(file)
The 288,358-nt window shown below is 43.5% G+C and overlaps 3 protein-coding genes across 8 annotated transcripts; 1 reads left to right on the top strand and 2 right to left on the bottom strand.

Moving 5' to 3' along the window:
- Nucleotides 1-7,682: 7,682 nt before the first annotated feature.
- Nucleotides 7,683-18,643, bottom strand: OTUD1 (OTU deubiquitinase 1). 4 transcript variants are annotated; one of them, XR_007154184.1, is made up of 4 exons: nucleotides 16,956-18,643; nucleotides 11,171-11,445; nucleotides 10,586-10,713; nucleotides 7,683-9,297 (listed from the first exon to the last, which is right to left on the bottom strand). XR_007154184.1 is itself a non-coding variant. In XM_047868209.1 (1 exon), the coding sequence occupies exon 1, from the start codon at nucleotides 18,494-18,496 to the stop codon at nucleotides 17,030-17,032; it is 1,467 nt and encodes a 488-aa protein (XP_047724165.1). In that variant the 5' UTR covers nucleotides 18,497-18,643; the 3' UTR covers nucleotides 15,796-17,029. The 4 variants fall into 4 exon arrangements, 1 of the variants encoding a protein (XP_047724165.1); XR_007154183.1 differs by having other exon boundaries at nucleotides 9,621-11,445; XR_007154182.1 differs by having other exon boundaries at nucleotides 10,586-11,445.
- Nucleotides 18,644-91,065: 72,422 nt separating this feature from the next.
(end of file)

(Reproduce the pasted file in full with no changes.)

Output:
The 288,358-nt window shown below is 43.5% G+C and overlaps 3 protein-coding genes across 8 annotated transcripts; 1 reads left to right on the top strand and 2 right to left on the bottom strand.

Moving 5' to 3' along the window:
- Nucleotides 1-7,682: 7,682 nt before the first annotated feature.
- Nucleotides 7,683-18,643, bottom strand: OTUD1 (OTU deubiquitinase 1). 4 transcript variants are annotated; one of them, XR_007154184.1, is made up of 4 exons: nucleotides 16,956-18,643; nucleotides 11,171-11,445; nucleotides 10,586-10,713; nucleotides 7,683-9,297 (listed from the first exon to the last, which is right to left on the bottom strand). XR_007154184.1 is itself a non-coding variant. In XM_047868209.1 (1 exon), the coding sequence occupies exon 1, from the start codon at nucleotides 18,494-18,496 to the stop codon at nucleotides 17,030-17,032; it is 1,467 nt and encodes a 488-aa protein (XP_047724165.1). In that variant the 5' UTR covers nucleotides 18,497-18,643; the 3' UTR covers nucleotides 15,796-17,029. The 4 variants fall into 4 exon arrangements, 1 of the variants encoding a protein (XP_047724165.1); XR_007154183.1 differs by having other exon boundaries at nucleotides 9,621-11,445; XR_007154182.1 differs by having other exon boundaries at nucleotides 10,586-11,445.
- Nucleotides 18,644-91,065: 72,422 nt separating this feature from the next.